Meanwhile, South Florida has become a hotbed for startup culture, as more entrepreneurs relocate to the region from the Northeast, California and elsewhere, fueling a growing movement for entrepreneurs who need financing, mentoring and other support that will increase their odds of success.
The South Florida Sun Sentinel asked five experts familiar with the startup industry about the verdicts’ implications and how investors should proceed if they seek to join a burgeoning startup culture filled with both opportunities and risks.
Impact on venture capital scene
Cassel: I don’t think this is a great “oh my gosh” moment that has come out that should shock people or change things drastically. There has been a very frothy situation with investors very quickly making decisions without maybe spending the time to do appropriate due diligence. And I think to a certain extent that’s what’s happened more in California than other places
Sonn: I think it’s a tip of the iceberg. I’m seeing in the last 10 years, and more so in the last five, the emergence of what we call fintech. Companies are raising small amounts from thousands and thousands of people. In the old days you would go out and raise money in large chunks. Now it’s more decentralized. We’re seeing more and more fraud out there in this type of platform.
Terjesen: I’m very glad this case is so public because people need to know, not only because there are liars and charlatans out there, but also because medical and biotechnology is an extremely risky business and not everyone does well.
Volchek: I’ve heard lots of people talk about focusing more on governance. There is no expectation that every company will be successful. I think they [investors] chalk it up to a loss and move on. I think they will say they will do more diligence. In this case there was so little oversight and so little governance. I was shocked when I saw the company was founded literally more than 15 years ago. This was a long drawn-out process of something that never worked.
How can investors avoid disaster?
Sonn: Obviously when it comes to a private deal, I think audited financial statements are key. People should not be afraid to ask. Number two, check the backgrounds of the principals. Find out if they have past bankruptcies, past tax liens, or past business failures.
You go to wherever the principals are and search the local courthouse websites to see what kind of litigation they’ve been involved in. When people invested with Elizabeth Holmes, how many of them paid attention to the fact she dropped out as a freshman from Stanford? How many paid attention to the fact she had no medical background?
Terjesen: When I look at this case, I feel like there is a halo effect happening such that once that [Holmes] got legitimacy from certain individuals and organizations, everyone else took her at her word.
Naturally many people wanted to see a success story of a young smart woman in the medical space. Certainly, multiple people should have dug deeper and there wasn’t very effective governance. I hope it makes people more willing to do deeper due diligence in the future. I personally find it hard to attribute the lack of oversight to one particular individual, whether it was the chairman of the advisory board or the chief scientist.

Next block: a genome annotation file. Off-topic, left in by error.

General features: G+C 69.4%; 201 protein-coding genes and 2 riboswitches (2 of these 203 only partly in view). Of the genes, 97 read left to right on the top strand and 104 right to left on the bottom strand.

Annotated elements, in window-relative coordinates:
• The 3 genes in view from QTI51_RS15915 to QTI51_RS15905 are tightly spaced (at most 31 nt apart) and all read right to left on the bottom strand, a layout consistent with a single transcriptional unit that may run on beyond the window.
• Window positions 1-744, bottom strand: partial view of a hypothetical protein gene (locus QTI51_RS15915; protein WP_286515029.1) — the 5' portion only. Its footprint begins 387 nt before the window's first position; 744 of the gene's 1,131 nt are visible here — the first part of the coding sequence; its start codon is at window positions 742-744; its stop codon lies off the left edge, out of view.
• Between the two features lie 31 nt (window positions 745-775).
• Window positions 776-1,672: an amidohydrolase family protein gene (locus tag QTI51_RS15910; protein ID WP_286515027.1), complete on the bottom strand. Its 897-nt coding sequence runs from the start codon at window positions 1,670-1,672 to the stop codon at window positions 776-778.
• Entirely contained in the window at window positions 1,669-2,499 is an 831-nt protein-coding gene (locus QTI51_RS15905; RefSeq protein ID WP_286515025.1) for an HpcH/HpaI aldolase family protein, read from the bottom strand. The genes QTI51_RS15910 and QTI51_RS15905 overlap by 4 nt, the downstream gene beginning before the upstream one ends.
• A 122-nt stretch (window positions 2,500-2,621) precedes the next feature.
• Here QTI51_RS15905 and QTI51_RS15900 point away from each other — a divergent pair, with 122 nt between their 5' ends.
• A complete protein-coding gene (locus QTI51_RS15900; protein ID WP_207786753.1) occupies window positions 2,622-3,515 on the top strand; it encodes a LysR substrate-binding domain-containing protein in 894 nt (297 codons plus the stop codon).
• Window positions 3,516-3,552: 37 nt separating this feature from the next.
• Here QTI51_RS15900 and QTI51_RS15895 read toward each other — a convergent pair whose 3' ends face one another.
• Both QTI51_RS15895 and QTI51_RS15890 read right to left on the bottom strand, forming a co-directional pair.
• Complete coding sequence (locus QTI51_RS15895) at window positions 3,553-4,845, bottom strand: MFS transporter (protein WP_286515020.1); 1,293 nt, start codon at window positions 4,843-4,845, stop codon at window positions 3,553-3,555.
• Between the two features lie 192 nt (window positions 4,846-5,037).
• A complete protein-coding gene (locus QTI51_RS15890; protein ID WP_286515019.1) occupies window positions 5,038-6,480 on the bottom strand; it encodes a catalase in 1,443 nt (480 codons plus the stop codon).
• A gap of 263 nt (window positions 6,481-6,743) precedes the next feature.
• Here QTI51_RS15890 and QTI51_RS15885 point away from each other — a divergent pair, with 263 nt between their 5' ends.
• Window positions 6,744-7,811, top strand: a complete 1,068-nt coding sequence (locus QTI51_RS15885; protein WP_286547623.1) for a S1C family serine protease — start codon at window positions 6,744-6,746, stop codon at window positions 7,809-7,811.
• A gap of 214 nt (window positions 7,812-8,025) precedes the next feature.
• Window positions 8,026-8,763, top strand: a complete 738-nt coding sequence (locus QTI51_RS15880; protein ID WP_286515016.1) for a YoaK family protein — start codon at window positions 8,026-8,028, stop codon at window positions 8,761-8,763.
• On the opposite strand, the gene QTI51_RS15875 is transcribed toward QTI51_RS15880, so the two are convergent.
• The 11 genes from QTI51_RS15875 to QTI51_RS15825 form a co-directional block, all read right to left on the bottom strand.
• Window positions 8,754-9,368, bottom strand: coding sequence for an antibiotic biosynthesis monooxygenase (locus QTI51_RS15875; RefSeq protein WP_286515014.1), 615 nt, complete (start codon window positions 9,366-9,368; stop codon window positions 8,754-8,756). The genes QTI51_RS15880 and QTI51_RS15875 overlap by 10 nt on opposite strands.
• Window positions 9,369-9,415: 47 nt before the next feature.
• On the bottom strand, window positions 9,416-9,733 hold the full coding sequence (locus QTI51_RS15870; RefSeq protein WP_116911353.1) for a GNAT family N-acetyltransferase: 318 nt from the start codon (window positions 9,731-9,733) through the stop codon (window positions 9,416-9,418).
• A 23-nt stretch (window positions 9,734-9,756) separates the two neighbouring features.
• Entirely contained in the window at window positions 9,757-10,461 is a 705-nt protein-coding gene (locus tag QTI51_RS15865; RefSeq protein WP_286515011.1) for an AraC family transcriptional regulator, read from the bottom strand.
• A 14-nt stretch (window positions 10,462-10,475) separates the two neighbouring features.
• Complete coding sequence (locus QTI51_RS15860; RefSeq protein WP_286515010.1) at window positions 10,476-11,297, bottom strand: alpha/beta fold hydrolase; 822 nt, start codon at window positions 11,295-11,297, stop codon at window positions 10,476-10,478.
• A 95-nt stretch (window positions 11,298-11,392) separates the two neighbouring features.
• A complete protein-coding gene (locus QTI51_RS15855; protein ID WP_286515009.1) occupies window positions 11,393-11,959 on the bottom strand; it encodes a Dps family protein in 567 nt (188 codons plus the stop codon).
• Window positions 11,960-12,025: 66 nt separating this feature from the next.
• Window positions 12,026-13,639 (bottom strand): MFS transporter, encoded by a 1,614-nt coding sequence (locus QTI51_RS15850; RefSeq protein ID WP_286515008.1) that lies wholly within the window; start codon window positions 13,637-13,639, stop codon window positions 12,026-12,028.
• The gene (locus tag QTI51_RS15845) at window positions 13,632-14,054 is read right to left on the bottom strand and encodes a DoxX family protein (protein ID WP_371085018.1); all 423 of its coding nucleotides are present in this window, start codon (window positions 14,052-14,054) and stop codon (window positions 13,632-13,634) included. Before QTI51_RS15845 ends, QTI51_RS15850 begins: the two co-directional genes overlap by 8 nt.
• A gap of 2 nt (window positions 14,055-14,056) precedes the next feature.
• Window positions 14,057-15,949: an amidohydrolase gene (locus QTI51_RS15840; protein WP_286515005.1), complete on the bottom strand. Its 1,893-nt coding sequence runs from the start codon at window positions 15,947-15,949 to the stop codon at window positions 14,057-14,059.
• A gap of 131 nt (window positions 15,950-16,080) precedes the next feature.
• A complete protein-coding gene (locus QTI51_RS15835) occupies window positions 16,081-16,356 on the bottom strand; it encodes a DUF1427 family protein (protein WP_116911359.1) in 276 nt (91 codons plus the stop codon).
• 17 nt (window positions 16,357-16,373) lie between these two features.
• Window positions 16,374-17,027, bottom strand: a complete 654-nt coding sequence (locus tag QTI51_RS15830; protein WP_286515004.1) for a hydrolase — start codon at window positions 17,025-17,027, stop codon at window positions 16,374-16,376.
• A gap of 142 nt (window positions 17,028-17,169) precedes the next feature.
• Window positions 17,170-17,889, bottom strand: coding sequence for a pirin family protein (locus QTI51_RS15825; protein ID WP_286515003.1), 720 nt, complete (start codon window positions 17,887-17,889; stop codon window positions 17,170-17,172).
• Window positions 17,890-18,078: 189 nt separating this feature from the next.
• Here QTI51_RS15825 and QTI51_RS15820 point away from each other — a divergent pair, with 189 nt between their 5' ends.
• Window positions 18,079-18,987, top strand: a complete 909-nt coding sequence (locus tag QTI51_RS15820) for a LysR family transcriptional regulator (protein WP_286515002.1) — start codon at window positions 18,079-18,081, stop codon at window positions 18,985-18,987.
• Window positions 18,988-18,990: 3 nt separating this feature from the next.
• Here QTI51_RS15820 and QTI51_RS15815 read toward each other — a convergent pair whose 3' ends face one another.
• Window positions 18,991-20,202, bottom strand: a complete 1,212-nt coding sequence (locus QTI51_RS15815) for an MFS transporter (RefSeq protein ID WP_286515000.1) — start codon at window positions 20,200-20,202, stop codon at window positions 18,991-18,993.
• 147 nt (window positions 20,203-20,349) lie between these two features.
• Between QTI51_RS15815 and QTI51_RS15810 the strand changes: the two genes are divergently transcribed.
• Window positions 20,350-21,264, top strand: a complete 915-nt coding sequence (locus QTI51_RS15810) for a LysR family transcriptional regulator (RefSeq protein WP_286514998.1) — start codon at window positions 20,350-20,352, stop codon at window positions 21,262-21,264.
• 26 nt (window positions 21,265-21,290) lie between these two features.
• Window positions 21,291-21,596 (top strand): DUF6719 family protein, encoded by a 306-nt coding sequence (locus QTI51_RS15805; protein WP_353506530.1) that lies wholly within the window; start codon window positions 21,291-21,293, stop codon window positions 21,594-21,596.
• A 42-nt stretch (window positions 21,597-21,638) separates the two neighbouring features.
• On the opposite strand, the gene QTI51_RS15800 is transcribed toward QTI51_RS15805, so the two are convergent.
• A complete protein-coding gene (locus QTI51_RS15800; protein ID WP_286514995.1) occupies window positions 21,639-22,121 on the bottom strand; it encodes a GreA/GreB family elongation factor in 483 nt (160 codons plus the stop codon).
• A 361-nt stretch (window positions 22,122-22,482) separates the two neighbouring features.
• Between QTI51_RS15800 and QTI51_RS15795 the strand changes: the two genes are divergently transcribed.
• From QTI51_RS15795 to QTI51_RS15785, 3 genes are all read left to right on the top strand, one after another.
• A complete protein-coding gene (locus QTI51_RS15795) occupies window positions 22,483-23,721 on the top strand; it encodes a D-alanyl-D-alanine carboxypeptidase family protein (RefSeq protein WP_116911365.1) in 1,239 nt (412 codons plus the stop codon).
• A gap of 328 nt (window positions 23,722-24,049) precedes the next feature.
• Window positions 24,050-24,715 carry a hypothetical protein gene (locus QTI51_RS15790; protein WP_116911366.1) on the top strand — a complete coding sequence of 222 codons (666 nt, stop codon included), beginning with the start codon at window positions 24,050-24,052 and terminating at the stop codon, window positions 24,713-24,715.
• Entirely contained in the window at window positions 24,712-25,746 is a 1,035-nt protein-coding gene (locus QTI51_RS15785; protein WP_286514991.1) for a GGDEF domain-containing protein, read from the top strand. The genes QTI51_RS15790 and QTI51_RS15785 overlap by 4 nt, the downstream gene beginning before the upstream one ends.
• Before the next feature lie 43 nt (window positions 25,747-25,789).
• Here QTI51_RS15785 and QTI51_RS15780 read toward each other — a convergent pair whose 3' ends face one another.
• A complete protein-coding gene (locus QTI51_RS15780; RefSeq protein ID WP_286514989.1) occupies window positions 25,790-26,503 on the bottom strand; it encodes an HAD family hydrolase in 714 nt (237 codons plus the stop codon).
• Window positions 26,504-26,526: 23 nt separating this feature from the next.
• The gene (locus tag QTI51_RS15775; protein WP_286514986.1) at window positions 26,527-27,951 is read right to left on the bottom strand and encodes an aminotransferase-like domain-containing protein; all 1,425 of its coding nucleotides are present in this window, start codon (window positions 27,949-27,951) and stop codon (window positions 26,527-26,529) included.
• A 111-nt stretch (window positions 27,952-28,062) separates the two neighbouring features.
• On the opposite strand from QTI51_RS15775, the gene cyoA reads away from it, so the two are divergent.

Joblonski: Most venture capitalists I’ve worked with — if you think about the nature of what it is — it’s a higher risk investment that they expect to be illiquid for a while.
Professional investors in the venture space all do a basic level of due diligence because it’s high risk, because it’s illiquid, because it’s long-term and there is a great opportunity for an exit. The experienced venture investors … they have methods and they sort of get to know these founders and startups and emerging companies.
Volchek: We’re active. We get to know the management teams. We also do a lot of diligence up front. I think our diligence focuses on the founders. We certainly do background checks.
We spend a lot of time with individuals before making investments. We try to get to know folks. What I recommend to individuals is to invest in a fund, which is somewhat self-serving. People invest as a group rather than as individuals. It might be easy to fool one person, but it’s hard to fool 50 people in a room. I think it’s important to have lots of folks looking at something.
What startups should be doing
Joblonski: You don’t want to mislead investors, no matter at what stage of investment you are. That’s just the bottom line. The devil is in the details. It centers around the anti-fraud provisions of state and federal securities laws. The general advice is you don’t mislead. You should be as transparent as you can be. Investors want transparency, even if something isn’t rosy.
Terjesen: At FAU in our classes we are absolutely teaching students how to speak transparently to investors and also how to consistently do due diligence in all parts of the business. We do that through classes and also having guest speakers who are successful entrepreneurs who have been there. And we can also use cases like this to show what happens when they don’t get this right.
What of South Florida’s future?
Joblonski: It’s exciting that our area geographically is seeing the volume of entrepreneurial activity in a variety of sectors that just don’t involve real estate funds. It is something that has been slow to move but has been taking off.
You’ve got a lot of people moving here. You’ve got sophisticated financial services people coming down in droves. You’ve always had the influx of diversified capital. Are we going to be Silicon Valley? No. Are we going to be Boston? No. Maybe we’re going to be our own brand of innovation locale. There is so much opportunity.